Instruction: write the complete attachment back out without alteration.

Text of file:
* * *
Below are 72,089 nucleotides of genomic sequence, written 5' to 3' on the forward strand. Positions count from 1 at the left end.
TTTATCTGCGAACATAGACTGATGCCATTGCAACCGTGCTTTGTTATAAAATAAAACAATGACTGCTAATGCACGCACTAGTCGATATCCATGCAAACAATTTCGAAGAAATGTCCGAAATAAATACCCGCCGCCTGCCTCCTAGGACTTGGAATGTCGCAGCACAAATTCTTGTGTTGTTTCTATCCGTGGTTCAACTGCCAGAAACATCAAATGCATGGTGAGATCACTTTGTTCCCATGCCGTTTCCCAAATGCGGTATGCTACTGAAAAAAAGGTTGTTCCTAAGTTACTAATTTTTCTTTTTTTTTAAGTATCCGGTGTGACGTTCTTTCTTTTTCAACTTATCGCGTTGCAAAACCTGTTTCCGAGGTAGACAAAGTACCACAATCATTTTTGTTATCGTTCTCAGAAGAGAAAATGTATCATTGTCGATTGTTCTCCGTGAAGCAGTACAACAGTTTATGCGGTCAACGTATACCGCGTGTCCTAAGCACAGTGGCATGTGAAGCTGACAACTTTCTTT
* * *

Below are 72,089 nucleotides of genomic sequence, written 5' to 3' on the forward strand. Positions count from 1 at the left end.
TTTATCTGCGAACATAGACTGATGCCATTGCAACCGTGCTTTGTTATAAAATAAAACAATGACTGCTAATGCACGCACTAGTCGATATCCATGCAAACAATTTCGAAGAAATGTCCGAAATAAATACCCGCCGCCTGCCTCCTAGGACTTGGAATGTCGCAGCACAAATTCTTGTGTTGTTTCTATCCGTGGTTCAACTGCCAGAAACATCAAATGCATGGTGAGATCACTTTGTTCCCATGCCGTTTCCCAAATGCGGTATGCTACTGAAAAAAAGGTTGTTCCTAAGTTACTAATTTTTCTTTTTTTTTAAGTATCCGGTGTGACGTTCTTTCTTTTTCAACTTATCGCGTTGCAAAACCTGTTTCCGAGGTAGACAAAGTACCACAATCATTTTTGTTATCGTTCTCAGAAGAGAAAATGTATCATTGTCGATTGTTCTCCGTGAAGCAGTACAACAGTTTATGCGGTCAACGTATACCGCGTGTCCTAAGCACAGTGGCATGTGAAGCTGACAACTTTCTTT